Golden State: Yes, No or Maybe?

Golden State: Yes, No or Maybe?
Dan Schnur, director of the College’s Jesse M. Unruh Institute of Politics, and a member of the USC College of Letters, Arts & Sciences/Los Angeles Times statewide public opinion poll team. Photo credit Alexandra Bissonnette.

( -- Dan Schnur, director of the College's Jesse M. Unruh Institute of Politics, analyzes the findings from the first of six USC College of Letters, Arts & Sciences/Los Angeles Times statewide public opinion polls.

Sometimes it's better to light a candle; sometimes it feels better to curse the darkness. But California voters seem to be willing to simply sit in the dark -- with neither curses nor candles -- increasingly convinced that the light at the end of the tunnel is still a long way off and increasingly uncertain that their state’s leaders can get them there.

Californians are unhappy, according to the inaugural USC College of Letters, Arts & Sciences/Los Angeles Times statewide . But unlike voters in other parts of the country, where voters are furious at their elected representatives and willing to vent that rage toward anyone and anything that wanders into their cross-hairs, residents of what they no longer consider to be a Golden State are less angry than depressed, disappointed in their political leaders and doubtful that a range of prescribed policy solutions will have much impact on the state’s budgetary and economic problems.

The poll showed that fully 80 percent of California registered voters believe the state is headed in the wrong direction, the highest reported level since immediately before the 2003 recall election. But what’s most noticeable about these results is the lack of emotional energy behind them. The wrath that voters exhibit in other states is barely noticeable here, replaced by a quiet resignation and despondence as to their state’s future.

One reason for this may be that we tried anger not too long ago: the recall election gave Californians a chance to vent their outrage in a very tangible and visceral way. But six years later, the candidate who brandished a broom on the steps of the state capitol vowing to sweep out the special interests is a year away from leaving office without a noticeable difference in the way in which state politics and governance are conducted. While Schwarzenegger can rightly point to substantial achievements in the areas of workers compensation, environmental protection, redistricting and most recently, water policy, the public still feels largely shut out from the process. Indeed, 24 percent of respondents said that the influence of special interests was the primary reason for the state’s decline, outpaced only by those who believe that state government overspending is the worst culprit.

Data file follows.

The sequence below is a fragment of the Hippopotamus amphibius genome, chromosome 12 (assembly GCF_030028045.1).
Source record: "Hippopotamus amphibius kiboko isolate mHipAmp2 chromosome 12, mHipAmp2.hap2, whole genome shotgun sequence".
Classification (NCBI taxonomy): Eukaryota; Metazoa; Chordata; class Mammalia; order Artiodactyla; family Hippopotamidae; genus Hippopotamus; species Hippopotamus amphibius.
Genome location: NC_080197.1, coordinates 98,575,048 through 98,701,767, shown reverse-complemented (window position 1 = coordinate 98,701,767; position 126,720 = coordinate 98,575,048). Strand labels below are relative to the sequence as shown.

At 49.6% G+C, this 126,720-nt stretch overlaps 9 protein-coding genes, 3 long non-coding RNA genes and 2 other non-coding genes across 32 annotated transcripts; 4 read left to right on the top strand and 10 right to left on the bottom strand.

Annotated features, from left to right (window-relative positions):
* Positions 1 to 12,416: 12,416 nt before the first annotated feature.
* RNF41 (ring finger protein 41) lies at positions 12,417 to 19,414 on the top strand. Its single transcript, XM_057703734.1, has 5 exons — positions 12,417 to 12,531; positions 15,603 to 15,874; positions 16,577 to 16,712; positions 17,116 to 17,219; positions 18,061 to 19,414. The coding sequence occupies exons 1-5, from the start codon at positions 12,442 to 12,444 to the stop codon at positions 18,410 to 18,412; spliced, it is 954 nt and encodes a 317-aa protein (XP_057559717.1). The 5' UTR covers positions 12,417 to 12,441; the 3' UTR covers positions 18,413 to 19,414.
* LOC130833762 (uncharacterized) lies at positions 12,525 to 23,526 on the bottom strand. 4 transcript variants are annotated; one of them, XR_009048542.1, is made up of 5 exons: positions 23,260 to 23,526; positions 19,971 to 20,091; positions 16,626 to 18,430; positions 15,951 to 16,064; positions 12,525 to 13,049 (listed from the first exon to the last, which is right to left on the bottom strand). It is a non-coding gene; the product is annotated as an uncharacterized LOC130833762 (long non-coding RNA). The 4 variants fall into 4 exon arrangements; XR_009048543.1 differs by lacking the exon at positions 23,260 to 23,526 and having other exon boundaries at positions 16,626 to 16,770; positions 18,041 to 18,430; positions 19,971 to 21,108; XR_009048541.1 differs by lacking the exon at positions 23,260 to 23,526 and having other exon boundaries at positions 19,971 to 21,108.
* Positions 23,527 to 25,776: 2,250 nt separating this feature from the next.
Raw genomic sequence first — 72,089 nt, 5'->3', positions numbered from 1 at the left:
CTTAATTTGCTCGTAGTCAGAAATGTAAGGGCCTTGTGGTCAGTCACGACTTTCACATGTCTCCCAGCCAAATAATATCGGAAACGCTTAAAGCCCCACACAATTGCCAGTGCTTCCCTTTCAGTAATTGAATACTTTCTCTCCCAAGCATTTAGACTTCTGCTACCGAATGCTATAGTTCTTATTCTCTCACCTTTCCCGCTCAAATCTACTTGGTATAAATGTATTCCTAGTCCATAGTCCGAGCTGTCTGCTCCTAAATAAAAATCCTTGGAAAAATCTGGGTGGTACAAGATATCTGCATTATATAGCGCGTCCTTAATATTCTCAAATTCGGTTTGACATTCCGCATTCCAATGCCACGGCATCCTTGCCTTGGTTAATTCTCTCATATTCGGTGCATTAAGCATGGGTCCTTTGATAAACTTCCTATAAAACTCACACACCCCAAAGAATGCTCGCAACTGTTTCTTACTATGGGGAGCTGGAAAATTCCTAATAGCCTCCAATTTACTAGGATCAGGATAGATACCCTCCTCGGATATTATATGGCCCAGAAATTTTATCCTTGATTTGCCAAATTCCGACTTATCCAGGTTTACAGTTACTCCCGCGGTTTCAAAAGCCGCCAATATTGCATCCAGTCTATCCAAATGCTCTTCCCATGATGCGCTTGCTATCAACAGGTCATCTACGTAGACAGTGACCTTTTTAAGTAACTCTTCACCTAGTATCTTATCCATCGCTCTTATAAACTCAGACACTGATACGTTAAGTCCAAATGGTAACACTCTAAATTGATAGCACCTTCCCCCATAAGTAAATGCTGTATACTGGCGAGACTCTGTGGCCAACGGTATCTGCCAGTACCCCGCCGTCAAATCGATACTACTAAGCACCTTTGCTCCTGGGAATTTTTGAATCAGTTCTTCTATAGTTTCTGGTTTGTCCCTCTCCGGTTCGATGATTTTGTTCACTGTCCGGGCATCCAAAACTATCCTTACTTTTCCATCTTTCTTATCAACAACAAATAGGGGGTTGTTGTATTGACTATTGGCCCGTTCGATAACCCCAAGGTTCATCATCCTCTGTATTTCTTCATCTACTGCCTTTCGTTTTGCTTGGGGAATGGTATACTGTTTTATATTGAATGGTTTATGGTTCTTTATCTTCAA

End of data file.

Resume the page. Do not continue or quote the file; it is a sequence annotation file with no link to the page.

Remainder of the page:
As the field of candidates who will vie to replace Schwarzenegger begins to take shape, Californians are doubtful that a new governor can bring about necessary change. The overall electorate was almost exactly evenly split on this question, while the self-described independent voters who decide most state elections here are convinced that Schwarzenegger’s successor will be unable to make a significant difference by a sizable margin.

At this early stage of the race, Attorney General Jerry Brown has benefited from high approval ratings, almost total name recognition, and perhaps most importantly, the possibility of an uncontested path to the Democratic nomination after San Francisco Mayor Gavin Newsom’s recent decision to leave the race. This will allow Brown to marshal his resources, raise great sums of money, and begin to position himself toward the political center while the Republican contestants throw javelins at each other over the next several months. While many candidates would benefit from the seasoning of a primary campaign to better prepare for a general election, an experienced politician like Brown is probably less in need of spring training in order to prepare for next fall’s general election.

The three Republican candidates, former Congressman Tom Campbell, State Insurance Commissioner Steve Poizner, and former E-Bay CEO Meg Whitman are still relatively unknown at this point. The nominee who emerges will almost certainly have overcome that challenge, but another potential difficulty exists for any of the three as they attempt to navigate the tricky waters of a GOP primary. All three combine a fundamentally conservative approach to economic and public safety issues with a more moderate grounding on social and cultural matters. For the last twenty years, this is the ideological mix that has been required to elect Republicans to the governor’s office. But the party’s activist base leans heavily to the right on abortion, stem cell research and other socially-charges issues, and it is only the financial resources that Poizner and Whitman bring to the campaign that have discouraged a more traditional culturally conservative candidate to join the race. All three candidates will strongly emphasize their economic agendas, but the question remains whether unmotivated GOP regulars will turn out in great numbers in the fall. One year before the next election, Brown should be considered an early front-runner. But his challenge, like that of his Republican opponents, will be to light a fire under California voters who feel like they’ve been burned far too many times in the past.

Provided by USC College

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